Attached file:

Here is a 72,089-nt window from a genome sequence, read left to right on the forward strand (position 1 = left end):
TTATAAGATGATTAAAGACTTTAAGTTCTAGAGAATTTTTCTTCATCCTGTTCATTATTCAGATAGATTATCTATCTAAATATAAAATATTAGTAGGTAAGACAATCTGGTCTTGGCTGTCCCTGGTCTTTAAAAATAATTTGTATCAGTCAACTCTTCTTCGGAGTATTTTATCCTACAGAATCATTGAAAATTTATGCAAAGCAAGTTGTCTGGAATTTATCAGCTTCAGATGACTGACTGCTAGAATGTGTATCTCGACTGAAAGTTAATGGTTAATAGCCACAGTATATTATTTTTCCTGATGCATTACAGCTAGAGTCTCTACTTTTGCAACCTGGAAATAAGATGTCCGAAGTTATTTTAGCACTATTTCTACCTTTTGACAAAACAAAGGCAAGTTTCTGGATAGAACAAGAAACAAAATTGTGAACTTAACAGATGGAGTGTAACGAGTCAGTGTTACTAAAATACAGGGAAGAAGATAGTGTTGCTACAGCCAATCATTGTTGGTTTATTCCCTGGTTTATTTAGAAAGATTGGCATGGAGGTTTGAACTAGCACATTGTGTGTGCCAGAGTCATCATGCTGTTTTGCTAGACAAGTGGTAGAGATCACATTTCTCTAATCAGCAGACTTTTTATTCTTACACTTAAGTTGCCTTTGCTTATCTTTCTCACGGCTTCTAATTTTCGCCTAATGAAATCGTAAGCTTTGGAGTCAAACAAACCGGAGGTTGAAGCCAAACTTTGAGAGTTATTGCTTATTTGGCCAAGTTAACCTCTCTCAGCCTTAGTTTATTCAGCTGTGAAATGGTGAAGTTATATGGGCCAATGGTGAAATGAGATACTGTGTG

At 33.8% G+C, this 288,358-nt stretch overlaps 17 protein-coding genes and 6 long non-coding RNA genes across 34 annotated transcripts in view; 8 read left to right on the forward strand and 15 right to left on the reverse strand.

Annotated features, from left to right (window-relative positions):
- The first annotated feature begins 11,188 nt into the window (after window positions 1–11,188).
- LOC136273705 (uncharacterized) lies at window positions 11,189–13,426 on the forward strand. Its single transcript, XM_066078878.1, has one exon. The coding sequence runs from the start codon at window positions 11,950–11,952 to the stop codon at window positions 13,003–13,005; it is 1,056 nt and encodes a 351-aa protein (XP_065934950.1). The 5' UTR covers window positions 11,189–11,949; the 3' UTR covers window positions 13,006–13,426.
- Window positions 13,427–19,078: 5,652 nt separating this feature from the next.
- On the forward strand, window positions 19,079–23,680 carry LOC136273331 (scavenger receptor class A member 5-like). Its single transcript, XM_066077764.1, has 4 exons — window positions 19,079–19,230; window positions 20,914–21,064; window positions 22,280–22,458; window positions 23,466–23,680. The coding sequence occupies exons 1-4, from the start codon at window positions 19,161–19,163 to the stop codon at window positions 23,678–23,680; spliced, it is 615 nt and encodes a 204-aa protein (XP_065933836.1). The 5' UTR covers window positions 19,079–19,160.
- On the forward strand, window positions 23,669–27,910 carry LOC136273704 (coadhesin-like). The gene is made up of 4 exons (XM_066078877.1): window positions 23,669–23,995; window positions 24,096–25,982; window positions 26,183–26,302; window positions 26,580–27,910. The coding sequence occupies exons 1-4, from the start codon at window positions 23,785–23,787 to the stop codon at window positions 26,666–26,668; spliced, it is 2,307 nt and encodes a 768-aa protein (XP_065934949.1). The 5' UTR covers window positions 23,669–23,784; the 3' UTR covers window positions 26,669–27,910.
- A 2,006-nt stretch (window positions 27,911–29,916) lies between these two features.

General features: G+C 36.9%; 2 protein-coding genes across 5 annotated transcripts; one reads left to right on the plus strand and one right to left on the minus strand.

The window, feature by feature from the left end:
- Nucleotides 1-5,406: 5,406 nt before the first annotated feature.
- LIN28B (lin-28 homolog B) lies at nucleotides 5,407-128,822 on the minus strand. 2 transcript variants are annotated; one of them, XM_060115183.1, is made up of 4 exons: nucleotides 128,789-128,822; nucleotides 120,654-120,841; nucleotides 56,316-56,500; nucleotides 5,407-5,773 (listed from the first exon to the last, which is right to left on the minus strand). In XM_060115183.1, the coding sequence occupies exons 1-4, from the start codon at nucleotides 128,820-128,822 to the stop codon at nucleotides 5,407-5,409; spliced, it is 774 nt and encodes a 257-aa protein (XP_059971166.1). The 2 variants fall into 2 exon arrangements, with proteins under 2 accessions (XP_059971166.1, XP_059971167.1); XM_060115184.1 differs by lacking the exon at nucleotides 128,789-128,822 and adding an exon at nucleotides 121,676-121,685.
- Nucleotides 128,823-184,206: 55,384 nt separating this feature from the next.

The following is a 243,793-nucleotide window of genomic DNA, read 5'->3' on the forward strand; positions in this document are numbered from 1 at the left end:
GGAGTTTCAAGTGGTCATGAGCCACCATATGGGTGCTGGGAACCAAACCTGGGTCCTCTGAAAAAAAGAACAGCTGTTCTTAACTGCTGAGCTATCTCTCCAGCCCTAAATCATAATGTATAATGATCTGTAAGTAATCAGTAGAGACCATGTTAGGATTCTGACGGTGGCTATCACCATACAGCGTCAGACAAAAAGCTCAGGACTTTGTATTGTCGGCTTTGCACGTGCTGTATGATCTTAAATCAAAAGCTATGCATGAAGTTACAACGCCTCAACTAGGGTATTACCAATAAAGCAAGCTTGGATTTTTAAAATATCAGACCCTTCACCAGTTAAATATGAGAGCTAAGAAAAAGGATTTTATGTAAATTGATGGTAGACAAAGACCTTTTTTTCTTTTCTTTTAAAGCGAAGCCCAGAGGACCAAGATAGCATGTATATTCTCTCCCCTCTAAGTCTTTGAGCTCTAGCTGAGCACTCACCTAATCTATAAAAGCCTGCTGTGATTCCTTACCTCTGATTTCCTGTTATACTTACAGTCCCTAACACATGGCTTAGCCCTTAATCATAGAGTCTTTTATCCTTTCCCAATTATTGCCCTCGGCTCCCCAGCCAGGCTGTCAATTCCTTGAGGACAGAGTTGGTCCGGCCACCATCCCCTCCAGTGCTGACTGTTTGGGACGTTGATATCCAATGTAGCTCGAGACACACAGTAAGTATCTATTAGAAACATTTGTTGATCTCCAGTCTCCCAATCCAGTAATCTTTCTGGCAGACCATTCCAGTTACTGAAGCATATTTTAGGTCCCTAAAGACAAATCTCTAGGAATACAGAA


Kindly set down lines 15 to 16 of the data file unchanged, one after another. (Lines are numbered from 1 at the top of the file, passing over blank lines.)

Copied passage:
- Nucleotides 128,823-184,206: 55,384 nt separating this feature from the next.

The following is a 243,793-nucleotide window of genomic DNA, read 5'->3' on the forward strand; positions in this document are numbered from 1 at the left end: